Search the FAQ Archives

3 - A - B - C - D - E - F - G - H - I - J - K - L - M
N - O - P - Q - R - S - T - U - V - W - X - Y - Z
faqs.org - Internet FAQ Archives

FAQ: Lisp Frequently Asked Questions 2/7 [Monthly posting]
Section - [2-19] How do I determine if a file is a directory or not? How do I get the current directory name from within a Lisp

( Part1 - Part2 - Part3 - Part4 - Part5 - Part6 - Part7 - Single Page )
[ Usenet FAQs | Web FAQs | Documents | RFC Index | Schools ]


Top Document: FAQ: Lisp Frequently Asked Questions 2/7 [Monthly posting]
Previous Document: [2-18] What reader macro characters are used in major Lisp systems?
Next Document: [2-20] What is a "Lisp Machine" (LISPM)?
See reader questions & answers on this topic! - Help others by sharing your knowledge
                program? Is there any way to create a directory?

There is no portable way in Common Lisp of determining whether a file
is a directory or not. Calling DIRECTORY on the pathname will not
always work, since the directory could be empty. For UNIX systems
   (defun DIRECTORY-P (pathname)
      (probe-file (concatenate 'string pathname "/.")))
seems to work fairly reliably. (If "foo" is a directory, then "foo/."
will be a valid filename; if not, it will return NIL.) This won't, of
course, work on the Macintosh, or on other operating systems (e.g.,
MVS, CMS, ITS). On the Macintosh, use DIRECTORYP.

Moreover, some operating systems may not support the concept of
directories, or even of a file system. For example, recent work on
object-oriented technology considers files to be collections of
objects. Each type of collection defines a set of methods for reading
and writing the objects "stored" in the collection. 


There's no standard function for finding the current directory from
within a Lisp program, since not all Lisp environments have the
concept of a current directory. Here are the commands from some Lisp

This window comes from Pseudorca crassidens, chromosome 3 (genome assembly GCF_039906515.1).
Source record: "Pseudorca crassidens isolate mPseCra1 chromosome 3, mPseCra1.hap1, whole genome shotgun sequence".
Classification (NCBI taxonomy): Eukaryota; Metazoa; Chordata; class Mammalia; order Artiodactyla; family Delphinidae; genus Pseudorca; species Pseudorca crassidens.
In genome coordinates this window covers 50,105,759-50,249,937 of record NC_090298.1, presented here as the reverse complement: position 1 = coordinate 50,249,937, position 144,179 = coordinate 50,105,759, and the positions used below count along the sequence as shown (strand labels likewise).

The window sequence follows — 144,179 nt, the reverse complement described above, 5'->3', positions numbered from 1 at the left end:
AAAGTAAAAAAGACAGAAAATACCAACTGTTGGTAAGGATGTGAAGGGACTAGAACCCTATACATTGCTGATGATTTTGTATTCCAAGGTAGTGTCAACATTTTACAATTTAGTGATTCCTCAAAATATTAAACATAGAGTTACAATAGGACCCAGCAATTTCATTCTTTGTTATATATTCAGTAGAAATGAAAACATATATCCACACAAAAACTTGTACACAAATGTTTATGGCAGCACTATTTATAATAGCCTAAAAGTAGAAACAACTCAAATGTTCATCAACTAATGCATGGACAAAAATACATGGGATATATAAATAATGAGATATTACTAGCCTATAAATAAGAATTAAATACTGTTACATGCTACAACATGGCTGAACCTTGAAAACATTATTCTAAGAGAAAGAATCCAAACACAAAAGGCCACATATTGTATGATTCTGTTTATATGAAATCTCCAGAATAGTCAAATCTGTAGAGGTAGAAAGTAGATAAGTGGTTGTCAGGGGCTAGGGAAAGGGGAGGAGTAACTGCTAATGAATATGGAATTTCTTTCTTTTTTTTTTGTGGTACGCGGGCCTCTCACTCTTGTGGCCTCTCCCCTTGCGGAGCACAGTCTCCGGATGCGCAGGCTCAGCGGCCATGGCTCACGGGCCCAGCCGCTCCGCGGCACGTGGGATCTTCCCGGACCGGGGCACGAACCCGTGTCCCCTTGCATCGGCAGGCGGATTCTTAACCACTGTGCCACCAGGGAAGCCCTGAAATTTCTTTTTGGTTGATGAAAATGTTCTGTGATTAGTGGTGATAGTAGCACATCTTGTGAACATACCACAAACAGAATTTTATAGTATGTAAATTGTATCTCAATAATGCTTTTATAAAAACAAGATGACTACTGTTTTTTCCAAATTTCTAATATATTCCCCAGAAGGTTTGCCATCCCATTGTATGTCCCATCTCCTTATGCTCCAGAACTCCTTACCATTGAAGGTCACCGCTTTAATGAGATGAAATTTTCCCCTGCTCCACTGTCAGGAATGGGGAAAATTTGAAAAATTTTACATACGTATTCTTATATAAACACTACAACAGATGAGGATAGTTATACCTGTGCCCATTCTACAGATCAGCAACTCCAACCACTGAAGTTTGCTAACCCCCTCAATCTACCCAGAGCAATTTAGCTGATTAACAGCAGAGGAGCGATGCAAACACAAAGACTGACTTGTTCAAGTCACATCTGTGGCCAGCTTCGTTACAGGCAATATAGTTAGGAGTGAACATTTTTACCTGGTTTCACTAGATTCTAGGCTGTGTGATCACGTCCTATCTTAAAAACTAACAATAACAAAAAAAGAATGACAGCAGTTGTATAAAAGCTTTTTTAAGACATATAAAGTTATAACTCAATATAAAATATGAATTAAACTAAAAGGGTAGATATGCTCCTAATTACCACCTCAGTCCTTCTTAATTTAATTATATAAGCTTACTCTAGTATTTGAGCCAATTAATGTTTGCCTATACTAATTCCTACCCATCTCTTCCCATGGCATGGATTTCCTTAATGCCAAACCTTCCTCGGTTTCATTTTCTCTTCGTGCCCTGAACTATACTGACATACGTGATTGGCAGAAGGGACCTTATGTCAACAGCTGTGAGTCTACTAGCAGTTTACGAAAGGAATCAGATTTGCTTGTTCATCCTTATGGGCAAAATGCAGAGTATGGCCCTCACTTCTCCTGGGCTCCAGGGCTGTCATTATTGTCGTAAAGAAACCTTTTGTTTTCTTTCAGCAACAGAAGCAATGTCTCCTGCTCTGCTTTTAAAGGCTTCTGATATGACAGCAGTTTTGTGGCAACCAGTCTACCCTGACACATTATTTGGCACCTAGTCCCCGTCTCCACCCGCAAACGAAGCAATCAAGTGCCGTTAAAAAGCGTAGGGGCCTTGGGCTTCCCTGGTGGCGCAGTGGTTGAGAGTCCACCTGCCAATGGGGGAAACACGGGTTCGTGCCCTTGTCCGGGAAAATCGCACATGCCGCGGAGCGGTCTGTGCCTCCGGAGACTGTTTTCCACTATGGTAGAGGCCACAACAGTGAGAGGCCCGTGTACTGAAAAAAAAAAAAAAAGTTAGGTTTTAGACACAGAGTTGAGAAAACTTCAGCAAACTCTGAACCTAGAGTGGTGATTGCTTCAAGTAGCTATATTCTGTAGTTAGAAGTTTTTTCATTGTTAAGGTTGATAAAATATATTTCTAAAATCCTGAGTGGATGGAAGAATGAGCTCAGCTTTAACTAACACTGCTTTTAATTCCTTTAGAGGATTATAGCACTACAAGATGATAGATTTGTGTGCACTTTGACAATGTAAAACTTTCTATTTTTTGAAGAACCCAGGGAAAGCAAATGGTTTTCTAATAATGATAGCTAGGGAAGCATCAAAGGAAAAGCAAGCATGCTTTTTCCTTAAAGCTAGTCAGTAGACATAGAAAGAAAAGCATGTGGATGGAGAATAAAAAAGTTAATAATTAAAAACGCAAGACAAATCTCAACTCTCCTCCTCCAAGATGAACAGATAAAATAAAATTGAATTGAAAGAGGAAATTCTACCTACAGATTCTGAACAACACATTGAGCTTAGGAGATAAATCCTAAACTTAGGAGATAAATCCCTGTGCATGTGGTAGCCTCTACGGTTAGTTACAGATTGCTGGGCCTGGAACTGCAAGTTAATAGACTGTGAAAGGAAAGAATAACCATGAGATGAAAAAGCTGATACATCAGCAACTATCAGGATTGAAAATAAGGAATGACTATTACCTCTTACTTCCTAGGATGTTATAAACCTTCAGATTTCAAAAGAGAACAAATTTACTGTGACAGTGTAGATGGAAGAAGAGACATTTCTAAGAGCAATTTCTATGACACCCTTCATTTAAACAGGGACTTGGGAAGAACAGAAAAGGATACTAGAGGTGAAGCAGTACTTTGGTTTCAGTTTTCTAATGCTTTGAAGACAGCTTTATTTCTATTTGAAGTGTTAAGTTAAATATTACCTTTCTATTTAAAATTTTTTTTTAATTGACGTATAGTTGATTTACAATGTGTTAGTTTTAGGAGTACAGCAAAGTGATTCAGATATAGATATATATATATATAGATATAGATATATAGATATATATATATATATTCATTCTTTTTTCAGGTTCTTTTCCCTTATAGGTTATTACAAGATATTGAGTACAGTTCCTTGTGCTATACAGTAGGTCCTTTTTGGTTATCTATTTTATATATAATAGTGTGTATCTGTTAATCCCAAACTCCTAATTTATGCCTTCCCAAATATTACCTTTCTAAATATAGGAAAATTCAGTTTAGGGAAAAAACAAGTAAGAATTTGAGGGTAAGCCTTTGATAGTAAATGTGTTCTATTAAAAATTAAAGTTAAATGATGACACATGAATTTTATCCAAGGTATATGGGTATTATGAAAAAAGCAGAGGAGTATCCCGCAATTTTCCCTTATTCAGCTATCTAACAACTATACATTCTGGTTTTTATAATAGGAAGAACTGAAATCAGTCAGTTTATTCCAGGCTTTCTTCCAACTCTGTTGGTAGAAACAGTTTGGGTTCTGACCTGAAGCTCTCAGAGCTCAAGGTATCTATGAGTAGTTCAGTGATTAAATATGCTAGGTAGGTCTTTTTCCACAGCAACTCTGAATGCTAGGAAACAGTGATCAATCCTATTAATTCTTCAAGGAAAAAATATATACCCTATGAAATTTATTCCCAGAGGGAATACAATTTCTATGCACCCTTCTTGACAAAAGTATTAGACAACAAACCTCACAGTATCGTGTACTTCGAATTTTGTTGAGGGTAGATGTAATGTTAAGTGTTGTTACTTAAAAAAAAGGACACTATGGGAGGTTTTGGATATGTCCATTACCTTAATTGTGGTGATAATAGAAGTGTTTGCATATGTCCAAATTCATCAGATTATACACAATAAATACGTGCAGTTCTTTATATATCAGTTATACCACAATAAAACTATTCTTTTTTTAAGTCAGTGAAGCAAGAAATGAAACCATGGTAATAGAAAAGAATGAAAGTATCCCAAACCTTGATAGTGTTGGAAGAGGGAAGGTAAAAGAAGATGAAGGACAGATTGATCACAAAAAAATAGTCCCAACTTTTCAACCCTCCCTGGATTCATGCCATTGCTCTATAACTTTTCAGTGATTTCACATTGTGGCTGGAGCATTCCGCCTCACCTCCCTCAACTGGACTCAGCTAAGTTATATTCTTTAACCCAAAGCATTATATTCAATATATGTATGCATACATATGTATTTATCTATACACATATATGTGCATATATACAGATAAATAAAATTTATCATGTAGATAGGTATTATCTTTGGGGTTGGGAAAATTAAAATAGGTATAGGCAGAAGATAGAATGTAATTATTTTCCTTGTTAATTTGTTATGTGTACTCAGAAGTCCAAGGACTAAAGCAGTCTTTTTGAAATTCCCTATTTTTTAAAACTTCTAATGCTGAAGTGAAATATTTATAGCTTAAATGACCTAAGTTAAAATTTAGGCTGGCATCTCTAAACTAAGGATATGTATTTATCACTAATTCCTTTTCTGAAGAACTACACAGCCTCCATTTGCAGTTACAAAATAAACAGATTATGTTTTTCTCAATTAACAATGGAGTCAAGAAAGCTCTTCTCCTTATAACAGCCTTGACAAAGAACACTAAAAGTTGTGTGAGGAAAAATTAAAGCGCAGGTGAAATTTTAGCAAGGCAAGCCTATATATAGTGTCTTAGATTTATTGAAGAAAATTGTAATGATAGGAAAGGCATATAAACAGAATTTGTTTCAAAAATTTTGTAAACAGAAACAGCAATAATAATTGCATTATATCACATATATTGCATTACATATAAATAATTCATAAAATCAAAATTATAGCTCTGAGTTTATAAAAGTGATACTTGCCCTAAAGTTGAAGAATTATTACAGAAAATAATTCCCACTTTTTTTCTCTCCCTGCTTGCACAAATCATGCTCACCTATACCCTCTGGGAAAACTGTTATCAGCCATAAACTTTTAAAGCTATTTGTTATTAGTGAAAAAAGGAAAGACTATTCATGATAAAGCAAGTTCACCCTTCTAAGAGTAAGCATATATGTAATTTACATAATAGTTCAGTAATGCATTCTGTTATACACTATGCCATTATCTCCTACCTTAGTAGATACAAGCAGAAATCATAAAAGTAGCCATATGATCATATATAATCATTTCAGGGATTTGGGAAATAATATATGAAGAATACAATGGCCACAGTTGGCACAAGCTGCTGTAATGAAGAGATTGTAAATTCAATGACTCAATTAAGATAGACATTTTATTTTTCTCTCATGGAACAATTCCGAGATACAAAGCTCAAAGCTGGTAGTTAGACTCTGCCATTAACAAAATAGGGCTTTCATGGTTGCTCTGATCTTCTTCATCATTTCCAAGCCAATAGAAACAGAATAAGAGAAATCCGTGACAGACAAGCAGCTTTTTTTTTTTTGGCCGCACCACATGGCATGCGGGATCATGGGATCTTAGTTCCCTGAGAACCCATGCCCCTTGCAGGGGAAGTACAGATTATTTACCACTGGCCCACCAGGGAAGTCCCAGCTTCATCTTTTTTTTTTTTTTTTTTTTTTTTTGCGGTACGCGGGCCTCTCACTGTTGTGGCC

implementations:
   Lucid:               WORKING-DIRECTORY (which is also SETFable)
                        PWD and CD also work
   Allegro:             CURRENT-DIRECTORY (use excl:chdir to change it)
   CMU CL:              DEFAULT-DIRECTORY
   LispWorks:           LW:*CURRENT-WORKING-DIRECTORY* 
                        (use LW:CHANGE-DIRECTORY to change it)

Allegro also uses the variable *default-pathname-defaults* to resolve
relative pathnames, maintaining it as the current working directory.
So evaluating (truename "./") in Allegro (and on certain other
systems) will return a pathname for the current directory. Likewise,
in some VMS systems evaluating (truename "[]") will return a pathname
for the current directory.

There is no portable way of creating a new directory from within a
Lisp program. 

User Contributions:

Comment about this article, ask questions, or add new information about this topic:

CAPTCHA




Top Document: FAQ: Lisp Frequently Asked Questions 2/7 [Monthly posting]
Previous Document: [2-18] What reader macro characters are used in major Lisp systems?
Next Document: [2-20] What is a "Lisp Machine" (LISPM)?

Part1 - Part2 - Part3 - Part4 - Part5 - Part6 - Part7 - Single Page

[ Usenet FAQs | Web FAQs | Documents | RFC Index ]

Send corrections/additions to the FAQ Maintainer:
ai+lisp-faq@cs.cmu.edu





Last Update March 27 2014 @ 02:11 PM